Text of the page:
Consider: if you have four players, and between them they have Cherries in Athletics, Driving, Digital Intrusion, Disguise and Infiltration, they're signaling to you, the Director, that they want lots of thrills involving breaking and entering, sneaking and stealth, possibly with high-octane getaways after the B&E.
They're also signaling their lack of interest in gunfights and personal confrontation. They probably still have points in Hand to Hand and Shooting - really, who wouldn't - but if none of them bought Cherry level then it stands to reason they don't want Bourne-style punch-ups or Bond-style sharpshooting.
With that information you already have a decent idea of the kind of scenarios the players are interested in. Remember always that GUMSHOE is a player-facing game, but Night's Black Agents even more so.
The game says as much in the Advice to Players section. 'Think of it like you're writing an episode of an ensemble caper show like Leverage: the hitter's gotta hit, the hacker's gotta hack, the shooter's gotta shoot.' The Director needs to play to those strengths when plotting the scenario, and by extension when plotting the arc. Make sure the hitter gets a chance to hit, the hacker to hack, and the shooter to shoot.
Going back to the established setting: this is a Mutant vampire game featuring two opposing kinds of bloodsucker, squabbling over a resource they both desperately want. One group's Chinese, the other European. Already some ideas can start taking shape, probably involving smuggling and Triad crime.
Now let's look at what the players want. Assume for the sake of this example that there are four players, as follows:
Kayo, Hacker. One sentence: Former Nollywood actor and con artist shooting for the big leagues.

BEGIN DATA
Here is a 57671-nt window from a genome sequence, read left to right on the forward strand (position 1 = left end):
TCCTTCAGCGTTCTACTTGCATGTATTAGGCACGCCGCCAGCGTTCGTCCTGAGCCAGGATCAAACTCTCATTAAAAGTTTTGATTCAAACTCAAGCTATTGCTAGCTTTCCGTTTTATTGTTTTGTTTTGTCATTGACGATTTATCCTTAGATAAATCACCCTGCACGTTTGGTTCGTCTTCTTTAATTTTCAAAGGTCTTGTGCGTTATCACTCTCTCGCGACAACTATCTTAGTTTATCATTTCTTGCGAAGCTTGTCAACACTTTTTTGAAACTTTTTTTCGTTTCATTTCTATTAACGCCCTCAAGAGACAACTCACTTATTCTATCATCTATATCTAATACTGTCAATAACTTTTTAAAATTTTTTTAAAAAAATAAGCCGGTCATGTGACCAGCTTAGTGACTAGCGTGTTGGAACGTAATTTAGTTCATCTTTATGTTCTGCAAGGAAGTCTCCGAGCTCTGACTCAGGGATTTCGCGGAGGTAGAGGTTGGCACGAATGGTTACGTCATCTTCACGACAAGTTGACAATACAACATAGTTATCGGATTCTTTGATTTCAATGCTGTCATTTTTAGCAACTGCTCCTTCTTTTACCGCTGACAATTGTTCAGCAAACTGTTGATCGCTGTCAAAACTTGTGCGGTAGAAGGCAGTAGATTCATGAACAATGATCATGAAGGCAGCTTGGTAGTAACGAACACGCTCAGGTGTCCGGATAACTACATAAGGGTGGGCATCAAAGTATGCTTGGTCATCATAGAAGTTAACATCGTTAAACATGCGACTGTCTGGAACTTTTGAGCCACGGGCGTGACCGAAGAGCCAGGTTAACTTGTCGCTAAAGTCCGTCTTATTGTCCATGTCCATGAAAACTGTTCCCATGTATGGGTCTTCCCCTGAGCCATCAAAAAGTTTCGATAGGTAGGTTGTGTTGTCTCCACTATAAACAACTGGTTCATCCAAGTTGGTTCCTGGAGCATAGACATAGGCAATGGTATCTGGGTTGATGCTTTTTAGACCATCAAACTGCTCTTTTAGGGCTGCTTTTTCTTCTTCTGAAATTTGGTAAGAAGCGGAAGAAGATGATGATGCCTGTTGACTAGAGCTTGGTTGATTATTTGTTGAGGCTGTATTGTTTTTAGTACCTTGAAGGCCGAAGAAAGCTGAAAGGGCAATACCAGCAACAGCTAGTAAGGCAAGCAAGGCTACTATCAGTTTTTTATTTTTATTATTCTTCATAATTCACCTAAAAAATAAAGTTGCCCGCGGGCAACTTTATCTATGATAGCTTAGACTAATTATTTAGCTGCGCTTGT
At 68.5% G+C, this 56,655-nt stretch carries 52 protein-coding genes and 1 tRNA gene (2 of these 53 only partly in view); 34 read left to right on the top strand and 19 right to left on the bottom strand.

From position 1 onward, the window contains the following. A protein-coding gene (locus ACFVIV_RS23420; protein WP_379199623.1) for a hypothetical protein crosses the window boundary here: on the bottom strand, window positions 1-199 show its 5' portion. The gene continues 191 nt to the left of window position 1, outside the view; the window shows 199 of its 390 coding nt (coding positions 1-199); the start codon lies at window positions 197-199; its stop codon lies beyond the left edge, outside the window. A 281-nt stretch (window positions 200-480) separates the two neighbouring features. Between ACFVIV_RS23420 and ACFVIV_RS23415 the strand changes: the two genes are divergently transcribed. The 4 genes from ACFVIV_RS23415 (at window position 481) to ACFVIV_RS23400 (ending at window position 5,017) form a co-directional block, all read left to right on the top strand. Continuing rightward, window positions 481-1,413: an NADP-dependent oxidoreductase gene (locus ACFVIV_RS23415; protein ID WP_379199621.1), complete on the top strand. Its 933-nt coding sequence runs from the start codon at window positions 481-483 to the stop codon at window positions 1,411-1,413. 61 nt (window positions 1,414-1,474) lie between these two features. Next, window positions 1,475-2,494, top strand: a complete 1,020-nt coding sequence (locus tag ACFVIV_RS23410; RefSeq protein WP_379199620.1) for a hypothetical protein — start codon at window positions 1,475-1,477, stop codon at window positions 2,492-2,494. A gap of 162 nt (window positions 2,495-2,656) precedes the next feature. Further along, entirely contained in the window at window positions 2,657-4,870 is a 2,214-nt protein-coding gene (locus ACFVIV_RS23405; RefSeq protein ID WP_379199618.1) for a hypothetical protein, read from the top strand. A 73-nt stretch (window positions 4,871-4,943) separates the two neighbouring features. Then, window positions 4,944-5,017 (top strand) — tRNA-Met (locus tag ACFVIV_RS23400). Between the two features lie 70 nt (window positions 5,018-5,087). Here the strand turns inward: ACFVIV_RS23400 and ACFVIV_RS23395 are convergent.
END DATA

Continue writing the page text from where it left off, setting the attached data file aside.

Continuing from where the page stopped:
Basil, Black Bagger. One sentence: A former Flying Squad operative who became a little too fond of the high life.
Nick, Wire Rat. One sentence: Old hippy with a love of underground comics, and his own barge in Amsterdam.
Ly, Muscle. One sentence: Former Hanoi cop (People's Security Sergeant Major) accused of corruption and silenced because of what she knows.
Already I have a pretty good idea of the kind of scenarios these players want to see, just from their choice of archetype. I also know from discussions with the players that both Kayo and Ly have Cherries in Shooting, that Nick and Basil have Cherries in Infiltration, that Nick has a Cherry in Explosive Devices, that Ly has Cherries in Driving and Hand to Hand, and that Basil has Cherries in Disguise and Gambling.
So there's a lean towards sneaky, given the Hacker, Black Bagger and Wire Rat. Plus those three archetypes work well together, with complimentary skill sets. While the group isn't defenseless only two characters have Cherry level combat ability and only one character has Cherries in two or more combat abilities. Thus while combat scenes are possible they're not the preferred form of Antagonist Reaction. There are a few wild cards in the mix, like the Gambling and Explosive Devices Cherries, for those moments when only something unexpected will do.
Sounds as though the group's looking for high intrigue thrills rather than gunfights and punch-ups. Munich rather than Bourne, to carry on the analogy; closer to Dust or Burn than Stakes. I ought to be planning break-ins, thefts, possibly assassinations and high speed chases. I should expect the group to make heavy use of Infiltration and Basil's Disguise ability, probably combined with Kayo's Digital Intrusion. I ought to avoid too many straight combat scenes. I ought to bear in mind that, at any moment, Nick might blow up something vital to the plot.
Sounds like I have enough to start plotting the arc and first scenario in more detail. Which is exactly what I will do, next week.